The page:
Raptors: Their poisoning continues across Europe.

Recently Raptor Politics reported the successful prosecution of a Lincolnshire gamekeeper, 71-year-old Robert William Hebblewhite, of Appleby,Scunthorpe. Hebblewhite was fined a total £1950 after he was convicted of killing two buzzards and possessing Carbofuran, a banned poison.  After the trial the RSPB commented by saying the quantity of Carbofuran found at Hebblewhite’s home would have been enough to destroy all the birds of prey in Lincolnshire.

Only last week a summery of confirmed raptor poisoning incidents in Scotland between January – September 2012 were published. The figures showed  9 Red Kite, 2 White-tailed Eagle, 11 Buzzard, 2 Golden Eagle, 1 Sparrowhawk, 1 undefined Hawk, 1 Tawny Owl and 1 Raven had all been poisoned. The complete report can be read here.

A report recently sent to Raptor Politics has highlighted the plight of raptors which are being poisoned in other European countries including Poland and the Czech Republic. Last year three poisoned white-tailed eagles were found suffering from poisoning on the Polish side of the Carpathian mountains. Thankfully after treatment all three eagles survived and two of these birds will be released in the next few weeks. The poison used in these incidents was reported to have been Carbofuran which it seems is the preferred choice of  poison being used to target raptors, not only in the UK, but also across Europe.

We have been asked by colleagues in the Czech Republic to bring to the notice of all our readers a new web site which details known incidents of confirmed raptor poisoning throughout the Republic. Followers are told Carbofuran is still killing and you can help to stop it. The web site also provides a useful link where members are brought up to date with any new incidents of poisoning. Significantly, last year in northern Moravia a tree being used by a nesting pair of white-tailed eagles was cut down  after the single eaglet had fledged. This act of vandalism was undertaken by hunters to prevent future breeding at the site. Although the pair of eagles have now almost completed the building of a replacement nest nearby, the police are continuing with their investigation into this incident. 

We are also informed that one of several reintroduced golden eagles had been recently found shot. The golden eagle in the Czech Republic had been exterminated by the early 1960’s following sustained persecution. In the last ten years efforts to reintroduce the species into northern Moravia from eaglets brought from Slovakia have so far failed. In contrast the white-tailed eagle, reintroduced into the Republic in 1986, are expanding their numbers across the Czech Republic with the core population located inside the Trebonsko Biosphere Nature Reserve in Southern Bohemia. The current Czech population of white-tailed eagles is now estimated to have reached 70 breeding pairs. What is significant in this case, the initial 9 birds used in the reintroduction programme had each been propagated in captivity in West Germany.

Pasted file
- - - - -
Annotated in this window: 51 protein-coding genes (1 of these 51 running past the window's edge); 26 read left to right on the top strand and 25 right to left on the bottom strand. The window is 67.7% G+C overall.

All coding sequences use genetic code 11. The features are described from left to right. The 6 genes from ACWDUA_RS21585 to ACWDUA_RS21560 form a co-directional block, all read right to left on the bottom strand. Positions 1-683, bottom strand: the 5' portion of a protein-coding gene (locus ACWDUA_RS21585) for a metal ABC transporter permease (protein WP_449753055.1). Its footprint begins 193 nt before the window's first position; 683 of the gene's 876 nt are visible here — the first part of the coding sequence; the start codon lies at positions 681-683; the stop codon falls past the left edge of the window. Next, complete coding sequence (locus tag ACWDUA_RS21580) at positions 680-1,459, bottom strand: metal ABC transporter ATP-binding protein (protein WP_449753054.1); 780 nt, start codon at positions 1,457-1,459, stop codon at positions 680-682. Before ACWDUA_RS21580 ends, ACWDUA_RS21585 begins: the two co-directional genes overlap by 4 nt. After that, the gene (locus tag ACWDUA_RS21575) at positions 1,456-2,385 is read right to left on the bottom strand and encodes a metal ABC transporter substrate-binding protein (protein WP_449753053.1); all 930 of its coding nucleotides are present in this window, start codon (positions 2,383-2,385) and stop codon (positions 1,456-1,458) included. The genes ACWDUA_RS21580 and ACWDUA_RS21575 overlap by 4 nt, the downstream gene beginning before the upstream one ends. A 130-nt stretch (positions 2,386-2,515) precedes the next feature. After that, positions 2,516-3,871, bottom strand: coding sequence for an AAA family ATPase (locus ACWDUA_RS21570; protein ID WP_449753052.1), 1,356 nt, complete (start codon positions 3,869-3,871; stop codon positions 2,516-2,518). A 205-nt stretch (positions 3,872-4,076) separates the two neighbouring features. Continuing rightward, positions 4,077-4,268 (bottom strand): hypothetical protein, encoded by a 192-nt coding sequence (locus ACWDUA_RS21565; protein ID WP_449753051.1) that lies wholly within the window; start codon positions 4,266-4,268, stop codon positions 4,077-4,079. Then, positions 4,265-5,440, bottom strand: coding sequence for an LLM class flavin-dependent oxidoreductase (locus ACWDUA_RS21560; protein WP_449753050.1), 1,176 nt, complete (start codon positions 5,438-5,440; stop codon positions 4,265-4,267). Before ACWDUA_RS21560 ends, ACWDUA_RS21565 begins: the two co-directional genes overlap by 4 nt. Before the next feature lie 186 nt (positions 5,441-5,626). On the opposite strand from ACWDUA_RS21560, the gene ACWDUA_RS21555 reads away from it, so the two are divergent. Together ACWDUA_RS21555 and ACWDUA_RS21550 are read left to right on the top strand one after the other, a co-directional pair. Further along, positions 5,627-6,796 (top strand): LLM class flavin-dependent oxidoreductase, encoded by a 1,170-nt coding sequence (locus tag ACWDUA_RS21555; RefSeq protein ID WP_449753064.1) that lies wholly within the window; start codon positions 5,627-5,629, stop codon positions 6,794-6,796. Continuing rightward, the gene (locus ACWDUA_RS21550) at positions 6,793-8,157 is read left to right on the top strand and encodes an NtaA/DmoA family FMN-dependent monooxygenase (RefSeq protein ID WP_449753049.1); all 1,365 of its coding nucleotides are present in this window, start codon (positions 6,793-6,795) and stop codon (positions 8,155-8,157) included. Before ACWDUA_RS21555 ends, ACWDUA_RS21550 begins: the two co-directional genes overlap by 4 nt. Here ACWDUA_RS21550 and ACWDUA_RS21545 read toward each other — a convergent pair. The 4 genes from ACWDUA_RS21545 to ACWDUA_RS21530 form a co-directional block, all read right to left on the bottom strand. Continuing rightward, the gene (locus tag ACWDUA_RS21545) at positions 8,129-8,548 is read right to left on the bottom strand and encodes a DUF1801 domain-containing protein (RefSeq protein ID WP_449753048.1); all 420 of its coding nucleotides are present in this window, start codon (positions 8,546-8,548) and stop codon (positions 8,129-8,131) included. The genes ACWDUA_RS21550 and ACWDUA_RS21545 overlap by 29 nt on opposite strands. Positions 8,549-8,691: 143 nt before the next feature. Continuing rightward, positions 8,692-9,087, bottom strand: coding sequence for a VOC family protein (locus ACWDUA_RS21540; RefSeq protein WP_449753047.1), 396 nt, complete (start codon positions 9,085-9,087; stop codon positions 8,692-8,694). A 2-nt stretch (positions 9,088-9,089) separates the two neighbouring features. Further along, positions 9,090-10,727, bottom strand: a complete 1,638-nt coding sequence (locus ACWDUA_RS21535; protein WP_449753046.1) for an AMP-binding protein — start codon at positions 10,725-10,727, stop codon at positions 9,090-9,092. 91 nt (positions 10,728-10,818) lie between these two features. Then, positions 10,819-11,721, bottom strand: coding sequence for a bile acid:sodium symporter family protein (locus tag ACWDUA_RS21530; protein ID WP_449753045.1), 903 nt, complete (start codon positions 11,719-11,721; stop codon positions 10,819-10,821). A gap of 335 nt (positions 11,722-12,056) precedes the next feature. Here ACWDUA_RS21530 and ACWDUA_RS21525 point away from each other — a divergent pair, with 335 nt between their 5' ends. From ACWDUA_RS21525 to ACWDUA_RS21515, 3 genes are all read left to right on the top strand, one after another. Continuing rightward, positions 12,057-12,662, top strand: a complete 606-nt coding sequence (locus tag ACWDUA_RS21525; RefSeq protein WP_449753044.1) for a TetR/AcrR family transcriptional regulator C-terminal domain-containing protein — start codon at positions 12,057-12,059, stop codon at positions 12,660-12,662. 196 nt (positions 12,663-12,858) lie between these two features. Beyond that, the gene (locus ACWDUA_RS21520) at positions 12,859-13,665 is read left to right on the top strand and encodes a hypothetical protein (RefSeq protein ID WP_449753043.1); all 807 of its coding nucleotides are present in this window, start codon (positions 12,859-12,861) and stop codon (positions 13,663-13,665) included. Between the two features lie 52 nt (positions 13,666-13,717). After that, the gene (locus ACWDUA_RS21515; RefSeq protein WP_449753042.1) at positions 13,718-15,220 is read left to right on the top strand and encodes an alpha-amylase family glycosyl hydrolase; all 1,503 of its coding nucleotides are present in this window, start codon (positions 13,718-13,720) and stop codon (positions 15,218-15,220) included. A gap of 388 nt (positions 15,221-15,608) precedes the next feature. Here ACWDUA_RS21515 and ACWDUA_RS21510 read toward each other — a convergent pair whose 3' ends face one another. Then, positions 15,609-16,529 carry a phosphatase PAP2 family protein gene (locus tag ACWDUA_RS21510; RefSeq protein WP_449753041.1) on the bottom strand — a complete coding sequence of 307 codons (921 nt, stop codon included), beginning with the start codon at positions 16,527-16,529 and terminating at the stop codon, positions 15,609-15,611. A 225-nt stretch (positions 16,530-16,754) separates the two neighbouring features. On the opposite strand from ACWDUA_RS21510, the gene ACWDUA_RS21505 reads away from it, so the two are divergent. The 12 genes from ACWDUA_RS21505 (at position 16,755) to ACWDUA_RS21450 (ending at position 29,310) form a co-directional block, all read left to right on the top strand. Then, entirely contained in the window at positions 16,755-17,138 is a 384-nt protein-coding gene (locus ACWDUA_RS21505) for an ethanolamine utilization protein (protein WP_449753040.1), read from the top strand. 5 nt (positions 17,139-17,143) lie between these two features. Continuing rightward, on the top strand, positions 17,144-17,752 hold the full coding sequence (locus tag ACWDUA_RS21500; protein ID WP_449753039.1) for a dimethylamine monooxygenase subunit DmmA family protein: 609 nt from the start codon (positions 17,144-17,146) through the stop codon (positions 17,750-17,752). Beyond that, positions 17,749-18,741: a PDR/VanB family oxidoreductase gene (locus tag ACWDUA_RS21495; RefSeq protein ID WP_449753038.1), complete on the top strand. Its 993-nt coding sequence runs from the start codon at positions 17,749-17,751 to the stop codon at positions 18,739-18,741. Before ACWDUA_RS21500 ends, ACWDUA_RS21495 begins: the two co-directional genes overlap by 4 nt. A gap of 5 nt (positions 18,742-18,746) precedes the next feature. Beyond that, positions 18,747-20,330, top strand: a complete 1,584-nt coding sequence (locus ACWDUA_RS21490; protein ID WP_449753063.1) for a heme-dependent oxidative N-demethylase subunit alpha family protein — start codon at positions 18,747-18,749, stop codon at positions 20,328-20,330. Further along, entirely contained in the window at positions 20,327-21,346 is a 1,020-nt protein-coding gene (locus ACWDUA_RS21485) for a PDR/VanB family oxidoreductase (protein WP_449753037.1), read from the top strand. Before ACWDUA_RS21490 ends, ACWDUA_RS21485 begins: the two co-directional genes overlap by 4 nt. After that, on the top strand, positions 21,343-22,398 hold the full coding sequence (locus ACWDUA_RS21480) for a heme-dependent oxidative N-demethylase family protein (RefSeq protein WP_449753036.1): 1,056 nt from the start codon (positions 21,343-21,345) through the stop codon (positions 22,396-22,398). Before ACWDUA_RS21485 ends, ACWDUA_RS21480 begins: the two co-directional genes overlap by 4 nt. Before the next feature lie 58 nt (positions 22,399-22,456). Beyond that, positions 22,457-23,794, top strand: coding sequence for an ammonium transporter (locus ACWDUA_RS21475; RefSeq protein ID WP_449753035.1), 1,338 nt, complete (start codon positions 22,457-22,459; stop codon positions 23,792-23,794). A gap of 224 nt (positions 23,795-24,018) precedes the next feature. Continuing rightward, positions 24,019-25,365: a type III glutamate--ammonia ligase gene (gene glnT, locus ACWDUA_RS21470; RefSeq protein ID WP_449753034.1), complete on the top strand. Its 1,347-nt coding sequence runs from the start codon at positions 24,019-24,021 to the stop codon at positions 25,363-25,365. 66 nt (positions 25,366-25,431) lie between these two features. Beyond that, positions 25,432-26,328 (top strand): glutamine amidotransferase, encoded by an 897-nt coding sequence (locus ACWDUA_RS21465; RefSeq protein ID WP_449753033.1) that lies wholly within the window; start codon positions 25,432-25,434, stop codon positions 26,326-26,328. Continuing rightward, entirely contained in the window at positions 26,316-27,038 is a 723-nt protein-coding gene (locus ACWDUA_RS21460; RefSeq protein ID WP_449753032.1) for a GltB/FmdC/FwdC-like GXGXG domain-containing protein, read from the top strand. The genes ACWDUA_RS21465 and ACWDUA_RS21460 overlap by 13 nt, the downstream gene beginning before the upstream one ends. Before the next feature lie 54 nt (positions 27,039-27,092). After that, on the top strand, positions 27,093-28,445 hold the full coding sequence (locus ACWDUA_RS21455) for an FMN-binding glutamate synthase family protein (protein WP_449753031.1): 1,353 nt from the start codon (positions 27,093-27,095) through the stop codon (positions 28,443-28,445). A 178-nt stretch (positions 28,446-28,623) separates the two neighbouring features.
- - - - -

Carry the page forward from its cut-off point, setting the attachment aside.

The most recent news from the Republic is telling us that already this year a pair of Golden Eagles are currently constructing a new nest inside the  borders of a remote army base. We can only hope that success is just around the corner. We wish Otto Zavalsky (PROJECT LEADER) and all his colleagues involved in this worthwhile initative every success.

 Please follow the attached link to the Czech Poisoning web site here:

The Conservation Project “Return of the Golden Eagle to the Czech Republic”
Carried out by the Primary Organization “Czech Association of Conservationists” in Novy Jicin – Conservation Station in Bartosovice na Morave in cooperation with the Administration of Protected Landscape of Moravian-Silesian Beskydy and the Ostrava Zoo

The aim of the five-year project is to release 15 to 20 golden eagles in the Moravian-Silesian Beskydy Mountains in order to create a stable nesting population as was the case in Beskydy 150 years ago. Within this project, young Slovak golden eagles will be transferred to Bird of Prey Station in the rural village of Bartosovice with the consent of government institutions and Slovak nature conversation organizations.

In all cases, these young eaglets will be the “second born”, which are normally killed by older siblings. Golden eagles are bound to the place where they hatch and new couples populate areas solely in the close vicinity of the parental couple. Therefore, it is almost impossible for the population of the golden eagle to spread naturally into the Czech Republic from elswhere.

In June 2006, the first four young birds, a few weeks old, were transferred to Bartosovice. At first, they were placed under the care of a 33-year old foster mother, Dina.  Dina, an eagle, had been injured by hunters and would not be able to survive in the wild.

The young eaglets and Dina were placed in a large aviary, in which landing platforms were installed – true copies of eagle nests. As soon as the birds were able to manage planing, flight and landing and their feather coats had “matured” completely, it was possible to open the aviary. However, they are still fed by people after having been released until they learn to hunt by themselves.  This dramatically increases their chance of surviving in the wild.

It is important to point out that feeding is carried out in a way that the birds do not see the people who are bringing their food.

View more information relating to this project here:


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